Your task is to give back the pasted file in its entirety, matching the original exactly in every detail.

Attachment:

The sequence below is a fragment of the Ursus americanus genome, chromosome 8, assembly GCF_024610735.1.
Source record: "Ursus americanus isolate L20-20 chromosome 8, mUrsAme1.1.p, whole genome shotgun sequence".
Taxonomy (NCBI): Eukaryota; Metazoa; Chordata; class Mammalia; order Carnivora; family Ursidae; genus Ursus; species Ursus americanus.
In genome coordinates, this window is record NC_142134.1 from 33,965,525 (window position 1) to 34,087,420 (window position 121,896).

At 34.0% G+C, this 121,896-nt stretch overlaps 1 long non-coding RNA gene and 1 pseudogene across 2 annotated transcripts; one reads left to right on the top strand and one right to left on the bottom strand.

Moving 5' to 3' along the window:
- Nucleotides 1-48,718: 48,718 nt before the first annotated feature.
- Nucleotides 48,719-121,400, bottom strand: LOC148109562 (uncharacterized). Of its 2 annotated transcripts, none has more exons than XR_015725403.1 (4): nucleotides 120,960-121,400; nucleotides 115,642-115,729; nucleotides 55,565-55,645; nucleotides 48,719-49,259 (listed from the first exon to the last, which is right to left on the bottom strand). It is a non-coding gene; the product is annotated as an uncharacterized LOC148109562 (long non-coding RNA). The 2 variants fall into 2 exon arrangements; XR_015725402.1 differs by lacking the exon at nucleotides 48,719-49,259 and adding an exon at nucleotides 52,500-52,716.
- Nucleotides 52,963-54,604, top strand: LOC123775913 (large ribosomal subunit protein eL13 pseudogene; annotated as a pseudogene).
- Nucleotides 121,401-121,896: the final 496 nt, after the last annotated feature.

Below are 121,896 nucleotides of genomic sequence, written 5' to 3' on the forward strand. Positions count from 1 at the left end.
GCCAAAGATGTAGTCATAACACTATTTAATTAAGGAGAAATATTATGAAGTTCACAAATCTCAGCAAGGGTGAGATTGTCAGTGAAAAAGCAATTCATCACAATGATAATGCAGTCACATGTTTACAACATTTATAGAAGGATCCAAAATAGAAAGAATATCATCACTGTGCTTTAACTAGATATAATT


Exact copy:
The sequence below is a fragment of the Ursus americanus genome, chromosome 8, assembly GCF_024610735.1.
Source record: "Ursus americanus isolate L20-20 chromosome 8, mUrsAme1.1.p, whole genome shotgun sequence".
Taxonomy (NCBI): Eukaryota; Metazoa; Chordata; class Mammalia; order Carnivora; family Ursidae; genus Ursus; species Ursus americanus.
In genome coordinates, this window is record NC_142134.1 from 33,965,525 (window position 1) to 34,087,420 (window position 121,896).

At 34.0% G+C, this 121,896-nt stretch overlaps 1 long non-coding RNA gene and 1 pseudogene across 2 annotated transcripts; one reads left to right on the top strand and one right to left on the bottom strand.

Moving 5' to 3' along the window:
- Nucleotides 1-48,718: 48,718 nt before the first annotated feature.
- Nucleotides 48,719-121,400, bottom strand: LOC148109562 (uncharacterized). Of its 2 annotated transcripts, none has more exons than XR_015725403.1 (4): nucleotides 120,960-121,400; nucleotides 115,642-115,729; nucleotides 55,565-55,645; nucleotides 48,719-49,259 (listed from the first exon to the last, which is right to left on the bottom strand). It is a non-coding gene; the product is annotated as an uncharacterized LOC148109562 (long non-coding RNA). The 2 variants fall into 2 exon arrangements; XR_015725402.1 differs by lacking the exon at nucleotides 48,719-49,259 and adding an exon at nucleotides 52,500-52,716.
- Nucleotides 52,963-54,604, top strand: LOC123775913 (large ribosomal subunit protein eL13 pseudogene; annotated as a pseudogene).
- Nucleotides 121,401-121,896: the final 496 nt, after the last annotated feature.

Below are 121,896 nucleotides of genomic sequence, written 5' to 3' on the forward strand. Positions count from 1 at the left end.
GCCAAAGATGTAGTCATAACACTATTTAATTAAGGAGAAATATTATGAAGTTCACAAATCTCAGCAAGGGTGAGATTGTCAGTGAAAAAGCAATTCATCACAATGATAATGCAGTCACATGTTTACAACATTTATAGAAGGATCCAAAATAGAAAGAATATCATCACTGTGCTTTAACTAGATATAATT